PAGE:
China and Christmas
Hat tip Balanced Scorecard reader CCZ for this post at his/her website with this link to Telegraph in the UK.
The workers of Dongguan are used to Christmas coming early. Summer and autumn are normally the busiest months for those who toil seven days a week in the toy factories in this city in Guangdong Province, the heartland of China’s manufacturing industry. China is the world’s largest producer and exporter of toys, so long hours of overtime are needed to ensure that Christmas presents for children in Britain and elsewhere reach shops by November.This festive season, though, many of Santa’s real-life Elves have no jobs at all.
Since the beginning of 2008, over half of the toy exporters in Guangdong – some 3,900 firms – have gone out of business, according to customs officials.
The economic boom that has drawn millions of workers from all over China to this southern province near Hong Kong is over, as companies suffer the effects of the recession gripping the West. Now, anger amongst the unemployed is on the rise, raising the spectre of social order breaking down in what was once China’s most prosperous region.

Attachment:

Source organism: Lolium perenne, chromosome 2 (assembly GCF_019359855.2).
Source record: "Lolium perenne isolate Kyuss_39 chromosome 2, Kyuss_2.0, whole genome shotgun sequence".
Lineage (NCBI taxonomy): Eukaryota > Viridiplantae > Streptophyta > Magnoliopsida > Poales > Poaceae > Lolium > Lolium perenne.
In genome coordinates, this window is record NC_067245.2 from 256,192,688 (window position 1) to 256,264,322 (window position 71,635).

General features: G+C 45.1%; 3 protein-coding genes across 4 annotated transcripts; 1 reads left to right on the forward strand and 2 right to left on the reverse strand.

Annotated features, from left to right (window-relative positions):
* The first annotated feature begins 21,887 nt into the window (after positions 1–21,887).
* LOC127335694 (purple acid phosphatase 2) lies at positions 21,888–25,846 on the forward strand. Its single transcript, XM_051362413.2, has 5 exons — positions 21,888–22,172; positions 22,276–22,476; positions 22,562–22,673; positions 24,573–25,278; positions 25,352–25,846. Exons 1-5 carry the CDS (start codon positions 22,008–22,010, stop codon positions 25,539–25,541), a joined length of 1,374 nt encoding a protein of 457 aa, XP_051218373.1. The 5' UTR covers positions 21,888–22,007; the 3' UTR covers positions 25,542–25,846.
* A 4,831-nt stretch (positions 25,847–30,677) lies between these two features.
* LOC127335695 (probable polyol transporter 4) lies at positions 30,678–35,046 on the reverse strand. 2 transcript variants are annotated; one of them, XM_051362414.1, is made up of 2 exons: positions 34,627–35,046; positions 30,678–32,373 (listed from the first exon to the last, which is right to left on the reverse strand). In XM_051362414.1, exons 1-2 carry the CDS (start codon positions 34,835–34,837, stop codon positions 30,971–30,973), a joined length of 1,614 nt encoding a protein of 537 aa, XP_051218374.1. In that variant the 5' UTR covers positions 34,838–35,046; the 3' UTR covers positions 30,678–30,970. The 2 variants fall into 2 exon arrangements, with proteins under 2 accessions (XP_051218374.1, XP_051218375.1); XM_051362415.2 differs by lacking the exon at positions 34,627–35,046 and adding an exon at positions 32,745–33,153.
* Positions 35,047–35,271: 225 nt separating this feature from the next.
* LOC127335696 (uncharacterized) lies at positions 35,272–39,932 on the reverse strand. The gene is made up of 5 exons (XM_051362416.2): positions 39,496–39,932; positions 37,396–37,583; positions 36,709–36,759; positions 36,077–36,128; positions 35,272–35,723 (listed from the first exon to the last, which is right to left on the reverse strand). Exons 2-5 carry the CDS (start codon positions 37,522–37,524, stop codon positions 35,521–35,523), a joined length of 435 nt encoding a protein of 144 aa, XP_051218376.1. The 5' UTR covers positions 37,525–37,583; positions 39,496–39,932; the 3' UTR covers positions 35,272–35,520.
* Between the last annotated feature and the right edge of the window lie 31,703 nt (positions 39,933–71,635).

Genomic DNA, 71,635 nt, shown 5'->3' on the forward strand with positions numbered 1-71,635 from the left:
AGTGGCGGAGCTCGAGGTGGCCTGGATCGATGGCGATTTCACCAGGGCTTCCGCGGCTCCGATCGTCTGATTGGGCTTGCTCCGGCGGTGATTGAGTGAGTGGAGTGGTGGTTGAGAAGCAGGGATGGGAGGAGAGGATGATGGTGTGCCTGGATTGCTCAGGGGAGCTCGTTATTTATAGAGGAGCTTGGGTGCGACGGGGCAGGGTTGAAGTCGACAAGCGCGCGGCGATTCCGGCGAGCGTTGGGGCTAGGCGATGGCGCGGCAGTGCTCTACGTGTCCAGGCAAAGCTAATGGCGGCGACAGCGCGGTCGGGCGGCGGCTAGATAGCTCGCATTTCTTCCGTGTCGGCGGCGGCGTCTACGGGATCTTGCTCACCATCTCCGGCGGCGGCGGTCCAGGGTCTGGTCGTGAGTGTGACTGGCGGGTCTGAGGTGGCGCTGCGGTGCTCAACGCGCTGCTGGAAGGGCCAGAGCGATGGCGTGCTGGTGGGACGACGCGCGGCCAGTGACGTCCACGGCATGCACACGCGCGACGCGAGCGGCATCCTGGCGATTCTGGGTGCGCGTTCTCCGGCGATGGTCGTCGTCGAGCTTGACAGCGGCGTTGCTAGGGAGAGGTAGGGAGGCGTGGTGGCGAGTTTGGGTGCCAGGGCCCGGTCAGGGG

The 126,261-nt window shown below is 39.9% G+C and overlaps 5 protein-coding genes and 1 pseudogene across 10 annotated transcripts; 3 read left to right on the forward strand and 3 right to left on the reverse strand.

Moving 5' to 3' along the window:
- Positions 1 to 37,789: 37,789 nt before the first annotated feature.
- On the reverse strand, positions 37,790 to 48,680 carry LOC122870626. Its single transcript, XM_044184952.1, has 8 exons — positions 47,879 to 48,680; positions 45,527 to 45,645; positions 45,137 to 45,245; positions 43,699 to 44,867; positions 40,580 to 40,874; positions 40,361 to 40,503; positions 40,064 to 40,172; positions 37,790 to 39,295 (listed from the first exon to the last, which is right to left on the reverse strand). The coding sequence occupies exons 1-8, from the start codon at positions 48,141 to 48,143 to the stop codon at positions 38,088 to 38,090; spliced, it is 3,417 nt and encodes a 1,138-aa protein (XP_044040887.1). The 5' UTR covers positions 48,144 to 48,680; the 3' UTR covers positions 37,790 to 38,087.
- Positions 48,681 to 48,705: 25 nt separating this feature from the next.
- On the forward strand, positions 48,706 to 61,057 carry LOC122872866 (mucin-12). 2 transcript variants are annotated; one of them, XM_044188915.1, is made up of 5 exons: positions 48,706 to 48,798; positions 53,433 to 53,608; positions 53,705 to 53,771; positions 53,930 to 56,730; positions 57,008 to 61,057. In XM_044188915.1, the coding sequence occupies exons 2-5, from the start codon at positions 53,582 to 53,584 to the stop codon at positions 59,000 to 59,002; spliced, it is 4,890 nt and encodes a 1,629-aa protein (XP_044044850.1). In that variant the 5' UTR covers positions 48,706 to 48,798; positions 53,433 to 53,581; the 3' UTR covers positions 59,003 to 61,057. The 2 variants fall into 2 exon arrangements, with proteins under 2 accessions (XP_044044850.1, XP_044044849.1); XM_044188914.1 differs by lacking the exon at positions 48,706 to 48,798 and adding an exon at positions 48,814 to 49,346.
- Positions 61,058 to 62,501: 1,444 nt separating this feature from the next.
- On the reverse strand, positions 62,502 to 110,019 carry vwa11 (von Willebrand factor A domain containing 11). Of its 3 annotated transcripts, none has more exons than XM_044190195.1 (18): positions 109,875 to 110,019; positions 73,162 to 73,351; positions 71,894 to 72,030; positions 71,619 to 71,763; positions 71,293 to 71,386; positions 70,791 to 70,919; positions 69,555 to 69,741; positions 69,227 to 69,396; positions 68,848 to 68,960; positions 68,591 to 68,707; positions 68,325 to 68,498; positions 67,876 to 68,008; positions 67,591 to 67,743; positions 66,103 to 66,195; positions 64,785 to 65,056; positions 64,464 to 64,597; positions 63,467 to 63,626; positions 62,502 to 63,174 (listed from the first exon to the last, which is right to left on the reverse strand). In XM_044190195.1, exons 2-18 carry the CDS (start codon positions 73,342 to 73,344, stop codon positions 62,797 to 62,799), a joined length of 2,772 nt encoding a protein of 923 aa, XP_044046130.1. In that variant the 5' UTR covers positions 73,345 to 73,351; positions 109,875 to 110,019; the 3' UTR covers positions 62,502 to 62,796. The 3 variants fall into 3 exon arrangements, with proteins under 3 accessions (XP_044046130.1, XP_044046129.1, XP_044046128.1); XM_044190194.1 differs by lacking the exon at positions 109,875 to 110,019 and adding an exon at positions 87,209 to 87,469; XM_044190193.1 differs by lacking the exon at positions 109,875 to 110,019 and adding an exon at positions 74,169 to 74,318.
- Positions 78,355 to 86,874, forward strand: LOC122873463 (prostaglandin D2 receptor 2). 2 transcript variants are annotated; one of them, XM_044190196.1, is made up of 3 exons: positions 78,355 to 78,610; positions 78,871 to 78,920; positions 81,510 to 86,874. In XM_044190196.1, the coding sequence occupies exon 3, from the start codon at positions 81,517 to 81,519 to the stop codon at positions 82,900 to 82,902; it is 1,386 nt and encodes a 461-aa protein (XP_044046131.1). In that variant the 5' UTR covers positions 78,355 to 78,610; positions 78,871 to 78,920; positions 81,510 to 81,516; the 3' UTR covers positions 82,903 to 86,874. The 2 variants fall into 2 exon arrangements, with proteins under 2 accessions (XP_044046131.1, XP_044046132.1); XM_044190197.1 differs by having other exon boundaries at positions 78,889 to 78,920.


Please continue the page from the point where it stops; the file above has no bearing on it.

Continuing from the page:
Even before the global financial meltdown, China’s manufacturers were being squeezed by rising production and transportation costs, as well as the strengthening Chinese currency, the Yuan. But it is only in the last few weeks that the scale of the crisis has become apparent. Two weeks ago the Smart Union toy company, which made toys for the US giants Disney and Mattel, including Barbie dolls, abruptly shut down its factories in Dongguan. The Hong Kong owners and senior managers vanished, leaving 7,000 people without jobs.
Update: Divorced One Like Bush adds “Smart Union is a licensed manufacturer. Disney and Mattel were just the middle man.”